Airlines try to upsell seats to parents who want to sit with their children
Seating families together on a plane may seem like a no-brainer, but who says airlines are thinking all the time? Parents who have never flown with kids are often astonished to discover that U.S. airlines do not automatically seat them next to their young children. Instead, families typically face two options for getting seats together: Pay extra or jump through hoops.
“Airline systems are optimized to squeeze every last dollar out of passengers, but they’re not optimized to seat families together,” says Christopher Elliott, a columnist and ombudsman at National Geographic Traveler magazine.
But you’ll usually get seated next to your child if you’re persistent, says Keryn Means, a family travel blogger at Walking on Travels. Several days before traveling to the Dominican Republic earlier this month, Means discovered that her seats had been reassigned on the second leg of her trip, from Charlotte, N.C., to Punta Cana – and that her new seat was several rows away from her 4-year-old son.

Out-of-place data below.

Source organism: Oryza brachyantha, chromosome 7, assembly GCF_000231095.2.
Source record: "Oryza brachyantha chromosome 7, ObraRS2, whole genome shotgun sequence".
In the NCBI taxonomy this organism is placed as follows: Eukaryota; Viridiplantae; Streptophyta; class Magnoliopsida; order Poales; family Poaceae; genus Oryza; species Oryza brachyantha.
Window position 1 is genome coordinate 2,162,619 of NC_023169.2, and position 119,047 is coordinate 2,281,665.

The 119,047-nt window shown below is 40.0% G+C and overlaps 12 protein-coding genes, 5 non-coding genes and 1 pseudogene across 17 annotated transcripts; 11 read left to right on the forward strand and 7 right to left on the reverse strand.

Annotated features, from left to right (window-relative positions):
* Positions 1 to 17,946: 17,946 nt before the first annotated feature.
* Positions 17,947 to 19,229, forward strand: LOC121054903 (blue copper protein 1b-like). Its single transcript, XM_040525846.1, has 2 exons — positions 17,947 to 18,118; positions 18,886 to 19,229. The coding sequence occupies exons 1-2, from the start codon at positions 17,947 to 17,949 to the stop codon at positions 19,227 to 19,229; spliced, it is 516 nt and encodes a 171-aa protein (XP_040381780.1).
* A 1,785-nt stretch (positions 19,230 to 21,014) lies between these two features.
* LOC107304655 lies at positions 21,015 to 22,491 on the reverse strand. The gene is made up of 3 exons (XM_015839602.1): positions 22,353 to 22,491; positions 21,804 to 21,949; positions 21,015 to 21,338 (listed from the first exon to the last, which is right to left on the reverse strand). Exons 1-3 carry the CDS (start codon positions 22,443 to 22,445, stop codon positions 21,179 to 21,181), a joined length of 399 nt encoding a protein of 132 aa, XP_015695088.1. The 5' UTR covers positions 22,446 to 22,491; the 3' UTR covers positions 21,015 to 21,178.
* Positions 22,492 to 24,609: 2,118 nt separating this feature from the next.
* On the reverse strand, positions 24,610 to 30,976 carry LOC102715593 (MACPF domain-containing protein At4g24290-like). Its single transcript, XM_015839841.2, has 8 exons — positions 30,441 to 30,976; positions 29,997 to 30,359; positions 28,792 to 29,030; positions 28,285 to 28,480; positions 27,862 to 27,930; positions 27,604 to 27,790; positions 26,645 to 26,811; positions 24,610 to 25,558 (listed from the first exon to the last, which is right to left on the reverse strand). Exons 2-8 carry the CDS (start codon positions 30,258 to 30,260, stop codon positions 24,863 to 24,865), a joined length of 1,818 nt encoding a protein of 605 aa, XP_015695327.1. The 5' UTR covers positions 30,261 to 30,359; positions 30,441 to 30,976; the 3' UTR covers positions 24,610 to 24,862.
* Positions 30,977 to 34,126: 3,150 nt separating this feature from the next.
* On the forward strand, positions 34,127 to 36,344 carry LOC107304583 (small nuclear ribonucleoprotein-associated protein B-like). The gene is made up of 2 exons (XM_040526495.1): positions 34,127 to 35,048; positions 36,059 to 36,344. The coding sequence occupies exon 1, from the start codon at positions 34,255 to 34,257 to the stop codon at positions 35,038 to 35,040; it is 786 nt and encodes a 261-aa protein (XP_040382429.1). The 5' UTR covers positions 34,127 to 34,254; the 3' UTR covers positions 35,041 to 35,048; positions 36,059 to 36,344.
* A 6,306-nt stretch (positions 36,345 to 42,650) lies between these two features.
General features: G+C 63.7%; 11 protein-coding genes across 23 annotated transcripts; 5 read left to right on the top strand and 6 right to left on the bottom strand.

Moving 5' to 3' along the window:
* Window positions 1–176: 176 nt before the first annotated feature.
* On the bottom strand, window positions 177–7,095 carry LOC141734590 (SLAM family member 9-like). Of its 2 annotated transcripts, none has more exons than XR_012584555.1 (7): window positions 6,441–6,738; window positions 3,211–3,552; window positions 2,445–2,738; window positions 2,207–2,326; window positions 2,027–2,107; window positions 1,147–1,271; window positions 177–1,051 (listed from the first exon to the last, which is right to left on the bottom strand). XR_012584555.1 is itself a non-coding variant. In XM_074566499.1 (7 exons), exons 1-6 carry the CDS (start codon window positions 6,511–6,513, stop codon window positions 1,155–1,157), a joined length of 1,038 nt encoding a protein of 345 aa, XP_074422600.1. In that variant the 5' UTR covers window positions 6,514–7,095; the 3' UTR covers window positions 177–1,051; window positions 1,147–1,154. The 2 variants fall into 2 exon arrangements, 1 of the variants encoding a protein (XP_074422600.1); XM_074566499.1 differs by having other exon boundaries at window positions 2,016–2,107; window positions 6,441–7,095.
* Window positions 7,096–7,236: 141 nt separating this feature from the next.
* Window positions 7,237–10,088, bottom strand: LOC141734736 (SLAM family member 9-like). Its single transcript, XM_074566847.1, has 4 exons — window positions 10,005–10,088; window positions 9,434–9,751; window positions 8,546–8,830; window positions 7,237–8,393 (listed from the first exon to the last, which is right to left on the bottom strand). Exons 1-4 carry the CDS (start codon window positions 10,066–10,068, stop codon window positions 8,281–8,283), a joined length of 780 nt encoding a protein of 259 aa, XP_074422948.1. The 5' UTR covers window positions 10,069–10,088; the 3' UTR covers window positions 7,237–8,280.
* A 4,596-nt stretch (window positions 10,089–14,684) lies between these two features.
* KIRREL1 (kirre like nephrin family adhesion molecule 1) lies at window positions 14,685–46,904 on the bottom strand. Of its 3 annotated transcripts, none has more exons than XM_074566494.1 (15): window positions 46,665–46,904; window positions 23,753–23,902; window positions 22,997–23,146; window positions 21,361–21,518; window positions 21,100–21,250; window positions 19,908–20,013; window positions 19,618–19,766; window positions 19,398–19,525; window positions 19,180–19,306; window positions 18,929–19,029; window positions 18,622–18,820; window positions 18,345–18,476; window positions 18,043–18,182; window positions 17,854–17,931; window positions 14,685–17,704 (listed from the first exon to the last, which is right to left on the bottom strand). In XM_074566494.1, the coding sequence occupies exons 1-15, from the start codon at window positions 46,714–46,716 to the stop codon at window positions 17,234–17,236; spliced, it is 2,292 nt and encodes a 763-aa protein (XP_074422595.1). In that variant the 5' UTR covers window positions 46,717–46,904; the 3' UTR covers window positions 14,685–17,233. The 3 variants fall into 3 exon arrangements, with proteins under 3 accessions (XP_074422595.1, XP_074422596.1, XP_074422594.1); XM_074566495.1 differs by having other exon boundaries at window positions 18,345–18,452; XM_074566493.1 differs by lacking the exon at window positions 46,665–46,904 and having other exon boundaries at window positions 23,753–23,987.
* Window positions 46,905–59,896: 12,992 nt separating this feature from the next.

“I called the airline to get it fixed, and I was told there was nothing they could do unless I was willing to pay extra for choice seats,” she says. When Means declined to pay, the US Airways customer service agent told her to see the gate agent when she got to the airport. Instead, Means waited 20 minutes and redialed. This time, a more sympathetic representative found her two seats together in the back row of the plane.
Airlines rack up tens of billions of dollars in ancillary fees each year, largely through the practice of unbundling fares to convert once-included services into opportunities for revenue.
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